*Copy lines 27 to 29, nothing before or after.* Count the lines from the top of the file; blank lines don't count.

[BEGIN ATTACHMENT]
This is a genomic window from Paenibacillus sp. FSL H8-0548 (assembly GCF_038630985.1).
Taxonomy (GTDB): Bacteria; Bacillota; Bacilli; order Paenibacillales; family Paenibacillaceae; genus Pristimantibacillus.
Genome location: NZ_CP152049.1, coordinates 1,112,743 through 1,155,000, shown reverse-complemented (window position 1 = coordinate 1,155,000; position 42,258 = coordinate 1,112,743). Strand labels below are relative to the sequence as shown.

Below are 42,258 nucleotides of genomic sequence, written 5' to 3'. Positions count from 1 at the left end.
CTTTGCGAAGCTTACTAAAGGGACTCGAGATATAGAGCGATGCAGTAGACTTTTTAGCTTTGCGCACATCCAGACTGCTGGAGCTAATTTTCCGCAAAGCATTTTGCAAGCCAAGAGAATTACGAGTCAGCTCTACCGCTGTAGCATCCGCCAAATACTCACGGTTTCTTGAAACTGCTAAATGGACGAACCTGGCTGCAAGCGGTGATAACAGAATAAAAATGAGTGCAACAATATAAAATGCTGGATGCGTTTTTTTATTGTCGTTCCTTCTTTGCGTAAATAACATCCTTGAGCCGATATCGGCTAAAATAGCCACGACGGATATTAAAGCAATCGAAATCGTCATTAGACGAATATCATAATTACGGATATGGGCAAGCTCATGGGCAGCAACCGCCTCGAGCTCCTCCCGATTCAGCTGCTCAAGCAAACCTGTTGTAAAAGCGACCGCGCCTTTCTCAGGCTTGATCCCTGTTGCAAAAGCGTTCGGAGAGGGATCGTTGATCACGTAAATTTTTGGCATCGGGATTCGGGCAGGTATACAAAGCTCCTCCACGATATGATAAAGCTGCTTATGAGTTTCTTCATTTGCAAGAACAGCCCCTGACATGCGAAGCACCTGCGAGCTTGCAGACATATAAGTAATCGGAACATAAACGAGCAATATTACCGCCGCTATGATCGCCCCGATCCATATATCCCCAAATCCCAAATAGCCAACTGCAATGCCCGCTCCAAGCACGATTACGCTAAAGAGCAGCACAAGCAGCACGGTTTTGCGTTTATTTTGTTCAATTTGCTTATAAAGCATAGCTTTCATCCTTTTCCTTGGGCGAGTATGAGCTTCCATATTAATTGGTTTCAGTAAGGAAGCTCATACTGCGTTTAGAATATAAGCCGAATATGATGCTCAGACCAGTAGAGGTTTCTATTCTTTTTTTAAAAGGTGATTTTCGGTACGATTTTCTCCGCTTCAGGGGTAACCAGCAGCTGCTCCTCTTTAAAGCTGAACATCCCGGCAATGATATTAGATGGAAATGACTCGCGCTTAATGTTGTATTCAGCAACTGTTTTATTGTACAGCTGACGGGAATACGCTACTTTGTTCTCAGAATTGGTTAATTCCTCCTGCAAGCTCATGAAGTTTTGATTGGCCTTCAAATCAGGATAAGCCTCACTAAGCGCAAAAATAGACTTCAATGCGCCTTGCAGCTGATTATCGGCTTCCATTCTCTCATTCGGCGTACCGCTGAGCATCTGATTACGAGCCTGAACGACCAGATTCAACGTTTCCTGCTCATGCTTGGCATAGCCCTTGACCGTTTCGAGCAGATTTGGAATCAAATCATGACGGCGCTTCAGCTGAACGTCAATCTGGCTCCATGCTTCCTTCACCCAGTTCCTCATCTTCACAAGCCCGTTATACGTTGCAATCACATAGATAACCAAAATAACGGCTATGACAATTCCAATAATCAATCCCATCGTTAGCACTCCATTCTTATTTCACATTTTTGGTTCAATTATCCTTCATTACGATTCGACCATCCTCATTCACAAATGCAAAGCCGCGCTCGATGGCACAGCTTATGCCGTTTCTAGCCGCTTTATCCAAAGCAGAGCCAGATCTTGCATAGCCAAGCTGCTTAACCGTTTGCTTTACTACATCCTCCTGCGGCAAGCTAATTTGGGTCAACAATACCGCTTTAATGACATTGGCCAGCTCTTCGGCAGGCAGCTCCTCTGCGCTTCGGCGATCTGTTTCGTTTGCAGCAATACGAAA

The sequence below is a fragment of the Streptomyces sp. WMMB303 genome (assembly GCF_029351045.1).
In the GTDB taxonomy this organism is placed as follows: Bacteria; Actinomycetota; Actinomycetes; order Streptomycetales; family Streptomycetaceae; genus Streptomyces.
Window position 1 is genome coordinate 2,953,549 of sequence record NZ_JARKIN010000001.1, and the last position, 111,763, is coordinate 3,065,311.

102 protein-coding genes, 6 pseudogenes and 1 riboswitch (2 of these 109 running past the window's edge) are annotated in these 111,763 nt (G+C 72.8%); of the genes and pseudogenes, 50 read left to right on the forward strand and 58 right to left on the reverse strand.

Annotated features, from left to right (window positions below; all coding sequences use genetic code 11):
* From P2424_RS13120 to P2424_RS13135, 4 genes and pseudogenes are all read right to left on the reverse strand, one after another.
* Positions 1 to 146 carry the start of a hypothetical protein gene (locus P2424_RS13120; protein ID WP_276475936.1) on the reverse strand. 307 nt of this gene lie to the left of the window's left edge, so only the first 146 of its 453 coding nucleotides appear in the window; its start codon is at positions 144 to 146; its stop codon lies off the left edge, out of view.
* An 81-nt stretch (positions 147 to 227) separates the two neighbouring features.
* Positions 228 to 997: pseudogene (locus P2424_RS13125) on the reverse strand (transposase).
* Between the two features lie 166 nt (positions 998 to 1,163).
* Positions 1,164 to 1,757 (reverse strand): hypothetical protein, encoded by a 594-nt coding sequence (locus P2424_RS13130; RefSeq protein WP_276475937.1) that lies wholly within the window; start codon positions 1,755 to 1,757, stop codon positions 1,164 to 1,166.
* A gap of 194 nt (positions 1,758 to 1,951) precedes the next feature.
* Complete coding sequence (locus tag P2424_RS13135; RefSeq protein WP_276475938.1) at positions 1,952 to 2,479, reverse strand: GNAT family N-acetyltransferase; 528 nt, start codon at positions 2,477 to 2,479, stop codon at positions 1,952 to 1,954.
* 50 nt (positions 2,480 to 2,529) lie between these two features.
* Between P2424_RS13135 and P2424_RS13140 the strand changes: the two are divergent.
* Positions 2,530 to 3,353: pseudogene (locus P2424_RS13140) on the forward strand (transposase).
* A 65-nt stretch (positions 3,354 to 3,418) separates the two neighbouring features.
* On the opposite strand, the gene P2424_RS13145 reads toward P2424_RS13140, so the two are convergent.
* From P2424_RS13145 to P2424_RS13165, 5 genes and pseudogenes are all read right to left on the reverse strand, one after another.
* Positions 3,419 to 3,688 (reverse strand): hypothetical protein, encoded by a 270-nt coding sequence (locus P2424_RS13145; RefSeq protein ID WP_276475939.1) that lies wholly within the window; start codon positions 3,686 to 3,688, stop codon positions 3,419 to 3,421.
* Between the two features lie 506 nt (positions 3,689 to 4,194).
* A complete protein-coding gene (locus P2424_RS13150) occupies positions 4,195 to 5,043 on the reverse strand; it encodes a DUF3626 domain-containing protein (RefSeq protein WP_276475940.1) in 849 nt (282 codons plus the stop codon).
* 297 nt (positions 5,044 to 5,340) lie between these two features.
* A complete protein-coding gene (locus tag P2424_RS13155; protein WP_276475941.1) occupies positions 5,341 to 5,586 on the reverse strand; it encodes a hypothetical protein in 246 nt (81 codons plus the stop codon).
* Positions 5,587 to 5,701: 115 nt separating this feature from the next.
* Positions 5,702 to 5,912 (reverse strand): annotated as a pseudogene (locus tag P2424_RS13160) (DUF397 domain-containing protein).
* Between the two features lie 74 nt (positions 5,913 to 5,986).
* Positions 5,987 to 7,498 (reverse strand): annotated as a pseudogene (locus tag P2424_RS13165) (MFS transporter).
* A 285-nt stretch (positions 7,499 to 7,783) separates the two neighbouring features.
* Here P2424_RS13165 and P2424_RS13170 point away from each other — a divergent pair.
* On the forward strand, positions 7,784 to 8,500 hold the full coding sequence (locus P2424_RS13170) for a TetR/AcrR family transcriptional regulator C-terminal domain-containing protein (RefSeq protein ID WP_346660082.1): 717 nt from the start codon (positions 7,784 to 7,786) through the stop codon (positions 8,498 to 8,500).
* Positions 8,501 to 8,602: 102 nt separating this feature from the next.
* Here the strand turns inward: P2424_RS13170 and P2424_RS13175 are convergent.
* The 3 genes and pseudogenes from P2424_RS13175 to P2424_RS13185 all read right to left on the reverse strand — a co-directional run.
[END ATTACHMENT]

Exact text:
* A complete protein-coding gene (locus P2424_RS13150) occupies positions 4,195 to 5,043 on the reverse strand; it encodes a DUF3626 domain-containing protein (RefSeq protein WP_276475940.1) in 849 nt (282 codons plus the stop codon).
* 297 nt (positions 5,044 to 5,340) lie between these two features.
* A complete protein-coding gene (locus tag P2424_RS13155; protein WP_276475941.1) occupies positions 5,341 to 5,586 on the reverse strand; it encodes a hypothetical protein in 246 nt (81 codons plus the stop codon).